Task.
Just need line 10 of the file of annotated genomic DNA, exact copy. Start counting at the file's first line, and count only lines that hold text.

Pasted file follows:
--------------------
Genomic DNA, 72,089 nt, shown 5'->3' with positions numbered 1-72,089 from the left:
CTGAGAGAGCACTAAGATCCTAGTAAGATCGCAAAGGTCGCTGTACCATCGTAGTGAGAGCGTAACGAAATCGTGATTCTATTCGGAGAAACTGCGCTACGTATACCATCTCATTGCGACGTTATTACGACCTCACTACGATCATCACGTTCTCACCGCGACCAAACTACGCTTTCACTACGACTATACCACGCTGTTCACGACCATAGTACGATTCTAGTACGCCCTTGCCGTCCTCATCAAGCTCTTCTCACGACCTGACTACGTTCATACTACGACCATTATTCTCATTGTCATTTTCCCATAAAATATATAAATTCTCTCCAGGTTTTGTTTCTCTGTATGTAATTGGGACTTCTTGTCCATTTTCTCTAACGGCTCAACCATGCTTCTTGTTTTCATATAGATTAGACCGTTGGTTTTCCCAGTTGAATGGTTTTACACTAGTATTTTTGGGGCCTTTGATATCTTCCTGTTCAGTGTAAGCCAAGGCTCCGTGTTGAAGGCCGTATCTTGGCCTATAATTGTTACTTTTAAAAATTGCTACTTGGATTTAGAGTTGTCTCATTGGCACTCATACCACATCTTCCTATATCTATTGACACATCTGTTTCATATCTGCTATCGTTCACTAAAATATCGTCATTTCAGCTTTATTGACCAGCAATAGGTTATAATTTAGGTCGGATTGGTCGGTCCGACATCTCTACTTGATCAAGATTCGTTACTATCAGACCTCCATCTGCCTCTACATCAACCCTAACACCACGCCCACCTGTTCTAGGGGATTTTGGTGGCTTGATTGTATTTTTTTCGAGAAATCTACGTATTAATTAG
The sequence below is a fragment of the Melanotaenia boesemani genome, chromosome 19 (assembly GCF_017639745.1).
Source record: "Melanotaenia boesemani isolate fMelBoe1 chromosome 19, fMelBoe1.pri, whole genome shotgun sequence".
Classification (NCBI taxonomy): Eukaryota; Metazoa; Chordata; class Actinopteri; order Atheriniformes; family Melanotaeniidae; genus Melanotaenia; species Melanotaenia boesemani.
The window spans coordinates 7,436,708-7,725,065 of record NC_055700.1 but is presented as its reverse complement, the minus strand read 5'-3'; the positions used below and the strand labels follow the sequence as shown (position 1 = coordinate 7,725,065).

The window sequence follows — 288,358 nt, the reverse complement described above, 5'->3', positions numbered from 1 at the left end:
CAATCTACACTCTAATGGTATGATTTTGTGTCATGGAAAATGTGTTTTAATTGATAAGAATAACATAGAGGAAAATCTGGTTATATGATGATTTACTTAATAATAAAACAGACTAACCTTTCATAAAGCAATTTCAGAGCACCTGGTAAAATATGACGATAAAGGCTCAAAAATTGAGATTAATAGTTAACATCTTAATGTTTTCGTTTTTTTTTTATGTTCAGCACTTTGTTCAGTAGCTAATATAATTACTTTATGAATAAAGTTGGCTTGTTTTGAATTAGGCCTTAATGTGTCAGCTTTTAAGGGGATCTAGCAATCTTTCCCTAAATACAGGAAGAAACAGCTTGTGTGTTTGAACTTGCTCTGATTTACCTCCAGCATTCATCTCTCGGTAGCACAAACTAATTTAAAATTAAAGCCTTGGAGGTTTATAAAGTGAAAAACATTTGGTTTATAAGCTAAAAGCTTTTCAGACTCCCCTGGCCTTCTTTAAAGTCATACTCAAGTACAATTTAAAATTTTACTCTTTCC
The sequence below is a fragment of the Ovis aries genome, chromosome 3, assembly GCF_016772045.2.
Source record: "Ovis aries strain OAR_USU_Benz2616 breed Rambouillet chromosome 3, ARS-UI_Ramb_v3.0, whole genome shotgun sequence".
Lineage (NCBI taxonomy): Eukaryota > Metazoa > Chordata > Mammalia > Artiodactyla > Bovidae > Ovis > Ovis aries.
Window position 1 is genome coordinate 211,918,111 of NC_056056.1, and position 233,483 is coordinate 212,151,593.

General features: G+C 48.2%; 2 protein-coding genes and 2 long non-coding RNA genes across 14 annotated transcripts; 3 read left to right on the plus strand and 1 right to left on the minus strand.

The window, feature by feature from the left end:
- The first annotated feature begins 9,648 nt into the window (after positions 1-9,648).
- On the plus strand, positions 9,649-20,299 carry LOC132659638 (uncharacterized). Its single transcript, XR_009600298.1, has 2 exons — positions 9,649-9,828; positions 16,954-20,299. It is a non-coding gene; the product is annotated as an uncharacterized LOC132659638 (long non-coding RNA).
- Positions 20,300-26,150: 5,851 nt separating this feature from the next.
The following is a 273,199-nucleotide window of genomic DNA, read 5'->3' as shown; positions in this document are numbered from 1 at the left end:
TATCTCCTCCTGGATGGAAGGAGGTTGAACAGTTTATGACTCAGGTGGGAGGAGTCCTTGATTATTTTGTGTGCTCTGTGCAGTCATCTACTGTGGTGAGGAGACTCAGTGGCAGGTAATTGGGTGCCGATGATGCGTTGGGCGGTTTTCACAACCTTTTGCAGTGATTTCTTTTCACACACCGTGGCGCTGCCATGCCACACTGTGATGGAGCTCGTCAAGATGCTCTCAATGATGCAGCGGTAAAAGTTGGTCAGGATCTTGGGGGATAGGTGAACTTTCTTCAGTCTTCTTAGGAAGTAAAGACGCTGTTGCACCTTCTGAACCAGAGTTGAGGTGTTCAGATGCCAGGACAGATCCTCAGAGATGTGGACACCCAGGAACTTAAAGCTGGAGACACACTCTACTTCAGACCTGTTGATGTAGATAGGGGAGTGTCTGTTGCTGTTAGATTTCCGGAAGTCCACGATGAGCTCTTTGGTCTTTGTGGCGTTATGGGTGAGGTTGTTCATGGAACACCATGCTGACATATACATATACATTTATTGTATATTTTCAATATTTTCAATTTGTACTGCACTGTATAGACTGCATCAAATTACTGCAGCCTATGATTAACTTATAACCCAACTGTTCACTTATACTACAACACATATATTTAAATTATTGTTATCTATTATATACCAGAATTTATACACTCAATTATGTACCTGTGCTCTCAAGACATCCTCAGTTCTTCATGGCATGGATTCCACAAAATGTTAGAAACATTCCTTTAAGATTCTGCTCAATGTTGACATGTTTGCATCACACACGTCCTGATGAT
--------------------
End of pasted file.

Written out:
Source record: "Ovis aries strain OAR_USU_Benz2616 breed Rambouillet chromosome 3, ARS-UI_Ramb_v3.0, whole genome shotgun sequence".